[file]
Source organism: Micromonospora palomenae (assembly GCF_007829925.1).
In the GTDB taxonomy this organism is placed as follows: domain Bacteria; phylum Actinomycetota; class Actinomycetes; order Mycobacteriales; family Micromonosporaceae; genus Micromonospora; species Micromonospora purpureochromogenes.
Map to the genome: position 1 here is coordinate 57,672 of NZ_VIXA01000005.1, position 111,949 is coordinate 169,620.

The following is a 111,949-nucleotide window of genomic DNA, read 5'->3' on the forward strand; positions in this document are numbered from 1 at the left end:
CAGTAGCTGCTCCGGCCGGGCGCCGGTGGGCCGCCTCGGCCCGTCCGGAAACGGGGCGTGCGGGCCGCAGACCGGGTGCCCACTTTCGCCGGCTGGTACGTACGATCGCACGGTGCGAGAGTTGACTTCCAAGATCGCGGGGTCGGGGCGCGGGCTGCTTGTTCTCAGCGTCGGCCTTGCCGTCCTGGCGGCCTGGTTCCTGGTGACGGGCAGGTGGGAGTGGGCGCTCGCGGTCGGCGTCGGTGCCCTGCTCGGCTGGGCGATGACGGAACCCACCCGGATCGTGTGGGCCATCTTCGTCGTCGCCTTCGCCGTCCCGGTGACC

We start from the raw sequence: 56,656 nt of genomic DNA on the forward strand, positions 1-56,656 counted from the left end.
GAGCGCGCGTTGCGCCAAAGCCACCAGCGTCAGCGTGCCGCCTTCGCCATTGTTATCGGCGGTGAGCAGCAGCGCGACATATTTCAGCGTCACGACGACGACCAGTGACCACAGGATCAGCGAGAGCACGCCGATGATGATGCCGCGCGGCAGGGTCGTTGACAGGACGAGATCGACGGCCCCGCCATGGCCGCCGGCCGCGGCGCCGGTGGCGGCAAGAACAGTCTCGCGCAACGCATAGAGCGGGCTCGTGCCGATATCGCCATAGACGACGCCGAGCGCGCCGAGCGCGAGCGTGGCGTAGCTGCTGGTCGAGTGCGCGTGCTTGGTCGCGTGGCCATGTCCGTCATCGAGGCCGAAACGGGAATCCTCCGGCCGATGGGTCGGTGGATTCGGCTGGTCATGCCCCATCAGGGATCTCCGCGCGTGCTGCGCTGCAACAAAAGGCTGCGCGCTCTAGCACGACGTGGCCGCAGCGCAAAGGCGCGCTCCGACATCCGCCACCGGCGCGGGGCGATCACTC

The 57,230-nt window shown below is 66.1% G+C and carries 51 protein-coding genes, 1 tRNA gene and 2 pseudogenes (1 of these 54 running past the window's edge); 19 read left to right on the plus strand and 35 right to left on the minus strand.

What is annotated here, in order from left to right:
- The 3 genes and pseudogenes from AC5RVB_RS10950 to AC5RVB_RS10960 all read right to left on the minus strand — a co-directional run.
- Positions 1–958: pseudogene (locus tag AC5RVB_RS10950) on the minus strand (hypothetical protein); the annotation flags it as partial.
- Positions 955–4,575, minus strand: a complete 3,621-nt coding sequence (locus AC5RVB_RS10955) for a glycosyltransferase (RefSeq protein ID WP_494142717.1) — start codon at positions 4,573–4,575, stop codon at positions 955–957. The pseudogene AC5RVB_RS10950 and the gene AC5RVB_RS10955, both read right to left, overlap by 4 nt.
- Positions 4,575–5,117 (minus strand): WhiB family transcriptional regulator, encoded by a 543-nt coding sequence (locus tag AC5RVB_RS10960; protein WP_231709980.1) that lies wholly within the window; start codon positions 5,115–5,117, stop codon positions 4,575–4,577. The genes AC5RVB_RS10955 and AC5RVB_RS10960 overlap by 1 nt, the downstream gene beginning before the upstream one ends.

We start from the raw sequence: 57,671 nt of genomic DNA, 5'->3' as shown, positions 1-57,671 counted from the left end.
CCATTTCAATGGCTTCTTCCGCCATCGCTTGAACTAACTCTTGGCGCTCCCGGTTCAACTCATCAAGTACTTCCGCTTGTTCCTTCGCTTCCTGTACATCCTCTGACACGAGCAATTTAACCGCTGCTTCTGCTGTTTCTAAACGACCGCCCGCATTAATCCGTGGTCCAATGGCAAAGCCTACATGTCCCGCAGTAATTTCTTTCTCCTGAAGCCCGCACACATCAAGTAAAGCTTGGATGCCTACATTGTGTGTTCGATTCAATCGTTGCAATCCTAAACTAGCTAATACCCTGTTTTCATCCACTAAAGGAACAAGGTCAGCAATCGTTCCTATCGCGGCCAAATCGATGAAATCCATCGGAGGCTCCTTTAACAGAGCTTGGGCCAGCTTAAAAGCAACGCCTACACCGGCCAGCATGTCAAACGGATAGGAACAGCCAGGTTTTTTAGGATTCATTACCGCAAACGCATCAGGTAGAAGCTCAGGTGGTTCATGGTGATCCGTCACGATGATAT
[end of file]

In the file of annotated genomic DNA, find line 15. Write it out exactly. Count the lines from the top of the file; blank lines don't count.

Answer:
CCATTTCAATGGCTTCTTCCGCCATCGCTTGAACTAACTCTTGGCGCTCCCGGTTCAACTCATCAAGTACTTCCGCTTGTTCCTTCGCTTCCTGTACATCCTCTGACACGAGCAATTTAACCGCTGCTTCTGCTGTTTCTAAACGACCGCCCGCATTAATCCGTGGTCCAATGGCAAAGCCTACATGTCCCGCAGTAATTTCTTTCTCCTGAAGCCCGCACACATCAAGTAAAGCTTGGATGCCTACATTGTGTGTTCGATTCAATCGTTGCAATCCTAAACTAGCTAATACCCTGTTTTCATCCACTAAAGGAACAAGGTCAGCAATCGTTCCTATCGCGGCCAAATCGATGAAATCCATCGGAGGCTCCTTTAACAGAGCTTGGGCCAGCTTAAAAGCAACGCCTACACCGGCCAGCATGTCAAACGGATAGGAACAGCCAGGTTTTTTAGGATTCATTACCGCAAACGCATCAGGTAGAAGCTCAGGTGGTTCATGGTGATCCGTCACGATGATAT